That early period beginning at some stated time and during which the failure rate of some items is decreasing rapidly.
The termination of the ability of an item to perform its required functions.
Physical, chemical or other process resulting in a failure.
The effect by which a failure is observed: for example, an open or short circuit condition or gain change.
At any point in the life of an item, the incremental change in the number of failures per associated incremental change in time.
Failure rate, observed
For a stated period in the life of an item, the ratio of the total number of failures in a sample to the cumulative observed time on that sample. The observed failure rate is to be associated with particular and stated time intervals (or summation of intervals) in the life of the item, and under stated conditions.
The vibratory motion of a system caused by some mechanical excitation. If excitation is periodic and continuous, motion eventually becomes steady-state.
Free vibration occurs without forcing.
The reciprocal of period in seconds (of a periodic function),1/T. measured in Hz.
The portion of the frequency spectrum which a device can cover within specified limits of amplitude error
A description of the resolution into frequency components, giving the amplitude (sometimes also phase) of each component.
The number of cycles per second of the lowest frequency component of a complex, cyclic motion.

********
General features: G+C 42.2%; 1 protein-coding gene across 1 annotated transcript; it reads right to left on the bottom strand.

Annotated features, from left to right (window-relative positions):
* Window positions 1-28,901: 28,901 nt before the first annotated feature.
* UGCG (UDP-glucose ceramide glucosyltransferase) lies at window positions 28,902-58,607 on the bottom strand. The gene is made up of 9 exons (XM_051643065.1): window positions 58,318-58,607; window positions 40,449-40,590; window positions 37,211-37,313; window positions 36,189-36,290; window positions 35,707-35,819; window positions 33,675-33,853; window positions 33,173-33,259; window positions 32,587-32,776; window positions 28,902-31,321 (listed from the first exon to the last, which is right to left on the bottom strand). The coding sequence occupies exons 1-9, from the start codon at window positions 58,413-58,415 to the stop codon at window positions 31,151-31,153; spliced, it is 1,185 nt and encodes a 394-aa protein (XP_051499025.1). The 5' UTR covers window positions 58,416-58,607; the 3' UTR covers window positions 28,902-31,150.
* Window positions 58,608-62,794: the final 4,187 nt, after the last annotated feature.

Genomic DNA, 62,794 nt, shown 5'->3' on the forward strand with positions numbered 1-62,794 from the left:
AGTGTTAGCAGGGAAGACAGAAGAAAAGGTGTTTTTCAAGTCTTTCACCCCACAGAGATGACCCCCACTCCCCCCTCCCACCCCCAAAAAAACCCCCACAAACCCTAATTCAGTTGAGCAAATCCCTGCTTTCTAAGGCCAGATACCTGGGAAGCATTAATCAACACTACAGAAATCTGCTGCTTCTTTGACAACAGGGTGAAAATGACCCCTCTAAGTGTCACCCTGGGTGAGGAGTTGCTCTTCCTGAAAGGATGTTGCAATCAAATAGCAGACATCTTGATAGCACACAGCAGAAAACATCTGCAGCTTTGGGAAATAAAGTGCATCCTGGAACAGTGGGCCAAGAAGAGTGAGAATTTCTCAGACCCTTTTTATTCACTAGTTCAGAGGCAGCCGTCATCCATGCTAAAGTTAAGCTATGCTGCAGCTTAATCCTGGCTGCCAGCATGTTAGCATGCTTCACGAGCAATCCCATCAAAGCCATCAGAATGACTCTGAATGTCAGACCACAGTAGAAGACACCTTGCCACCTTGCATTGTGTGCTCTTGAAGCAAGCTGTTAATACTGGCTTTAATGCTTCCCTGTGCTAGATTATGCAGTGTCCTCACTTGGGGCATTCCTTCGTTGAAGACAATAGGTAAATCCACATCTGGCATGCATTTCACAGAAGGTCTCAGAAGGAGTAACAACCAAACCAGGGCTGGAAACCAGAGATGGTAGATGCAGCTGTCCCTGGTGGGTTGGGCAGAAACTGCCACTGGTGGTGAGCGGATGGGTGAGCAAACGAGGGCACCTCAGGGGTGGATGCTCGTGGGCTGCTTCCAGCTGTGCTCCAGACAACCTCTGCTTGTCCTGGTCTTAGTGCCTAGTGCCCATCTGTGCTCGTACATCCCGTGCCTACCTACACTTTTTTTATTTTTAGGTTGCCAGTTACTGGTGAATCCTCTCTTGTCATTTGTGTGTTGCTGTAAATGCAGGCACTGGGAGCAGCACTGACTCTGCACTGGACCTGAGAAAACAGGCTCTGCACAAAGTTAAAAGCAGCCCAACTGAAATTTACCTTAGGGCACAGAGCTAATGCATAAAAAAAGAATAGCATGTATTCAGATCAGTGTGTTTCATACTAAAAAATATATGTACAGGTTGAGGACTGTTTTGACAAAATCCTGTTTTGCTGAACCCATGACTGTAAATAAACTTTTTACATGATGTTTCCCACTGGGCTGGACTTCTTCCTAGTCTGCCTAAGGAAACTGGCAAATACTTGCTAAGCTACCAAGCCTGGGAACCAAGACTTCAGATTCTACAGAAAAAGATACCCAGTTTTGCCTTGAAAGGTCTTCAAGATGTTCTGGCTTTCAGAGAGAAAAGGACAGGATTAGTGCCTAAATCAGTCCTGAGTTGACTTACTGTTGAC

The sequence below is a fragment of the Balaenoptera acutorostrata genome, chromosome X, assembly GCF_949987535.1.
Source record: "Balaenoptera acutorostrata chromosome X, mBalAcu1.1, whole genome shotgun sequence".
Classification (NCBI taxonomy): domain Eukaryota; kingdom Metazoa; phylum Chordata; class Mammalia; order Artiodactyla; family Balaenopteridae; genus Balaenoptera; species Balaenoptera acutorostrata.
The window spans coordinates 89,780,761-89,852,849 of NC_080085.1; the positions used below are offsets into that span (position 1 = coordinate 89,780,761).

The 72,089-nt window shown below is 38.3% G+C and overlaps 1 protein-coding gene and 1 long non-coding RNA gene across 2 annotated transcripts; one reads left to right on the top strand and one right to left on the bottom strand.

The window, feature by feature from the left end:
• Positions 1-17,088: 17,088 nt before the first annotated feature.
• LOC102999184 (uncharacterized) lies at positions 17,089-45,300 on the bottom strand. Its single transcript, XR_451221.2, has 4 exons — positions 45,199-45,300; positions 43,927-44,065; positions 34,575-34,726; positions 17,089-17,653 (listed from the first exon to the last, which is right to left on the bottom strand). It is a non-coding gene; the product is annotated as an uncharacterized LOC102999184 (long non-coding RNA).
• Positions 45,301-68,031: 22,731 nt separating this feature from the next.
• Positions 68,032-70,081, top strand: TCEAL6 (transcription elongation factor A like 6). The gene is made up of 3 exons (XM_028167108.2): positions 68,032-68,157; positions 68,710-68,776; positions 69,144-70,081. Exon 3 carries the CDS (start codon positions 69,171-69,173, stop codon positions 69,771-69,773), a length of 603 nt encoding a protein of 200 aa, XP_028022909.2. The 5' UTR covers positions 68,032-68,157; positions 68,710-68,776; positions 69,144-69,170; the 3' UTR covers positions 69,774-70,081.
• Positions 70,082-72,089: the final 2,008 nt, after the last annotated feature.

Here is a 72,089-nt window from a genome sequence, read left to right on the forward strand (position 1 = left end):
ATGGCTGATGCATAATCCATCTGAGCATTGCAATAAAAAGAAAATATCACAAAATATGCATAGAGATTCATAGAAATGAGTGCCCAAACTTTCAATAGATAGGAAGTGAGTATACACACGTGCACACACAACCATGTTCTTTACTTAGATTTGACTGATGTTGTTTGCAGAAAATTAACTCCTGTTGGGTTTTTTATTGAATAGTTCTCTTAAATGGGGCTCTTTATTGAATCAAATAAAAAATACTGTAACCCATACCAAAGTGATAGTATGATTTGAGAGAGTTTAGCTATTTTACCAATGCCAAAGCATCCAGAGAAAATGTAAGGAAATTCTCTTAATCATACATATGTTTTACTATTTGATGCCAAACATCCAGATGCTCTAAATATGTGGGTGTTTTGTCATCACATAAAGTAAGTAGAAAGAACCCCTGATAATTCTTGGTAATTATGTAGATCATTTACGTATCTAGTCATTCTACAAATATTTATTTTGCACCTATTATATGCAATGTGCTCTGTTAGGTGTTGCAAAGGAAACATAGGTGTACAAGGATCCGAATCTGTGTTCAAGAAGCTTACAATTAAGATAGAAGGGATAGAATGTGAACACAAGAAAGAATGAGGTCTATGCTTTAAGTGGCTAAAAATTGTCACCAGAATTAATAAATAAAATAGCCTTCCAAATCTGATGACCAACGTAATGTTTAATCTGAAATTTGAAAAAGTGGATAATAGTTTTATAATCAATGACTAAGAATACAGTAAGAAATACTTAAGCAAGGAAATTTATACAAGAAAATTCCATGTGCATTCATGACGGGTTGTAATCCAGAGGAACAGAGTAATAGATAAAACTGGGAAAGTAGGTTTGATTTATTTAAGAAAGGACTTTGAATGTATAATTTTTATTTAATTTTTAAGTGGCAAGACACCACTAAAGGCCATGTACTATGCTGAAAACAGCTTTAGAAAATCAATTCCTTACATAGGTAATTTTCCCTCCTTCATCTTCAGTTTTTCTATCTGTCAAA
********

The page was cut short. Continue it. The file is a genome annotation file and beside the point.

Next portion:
The acceleration produced by Earth’s gravity. By international agreement, the value for 1 gravitational unit is 9.80665m/s2
g units or gravitational units
A way to express x” in terms of the gravitational constant, is equal to x”in/Sec2/386.087 in/ Sec2or to (x”m/sec2)/(9.80665m/Sec2).
A sinusoidal quantity having a frequency that is an integral multiple (X2,X3 etc.) of a fundamental (X 1) frequency.
Distortion on a signal viewed on an oscilloscope trace (slang)
A collision between masses
The integral of force over a time interval
Conditions generated by operating an equipment, as opposed to natural environments
Instantaneous Failure Rate (hazard)
At a particular time, the rate of change of the number of items that have failed divided by the number of items surviving.
A reduction in motion severity, usually by a resilient support. A shock mount or isolator attenuates shock. A vibration mount or isolator attenuates steady-state vibration.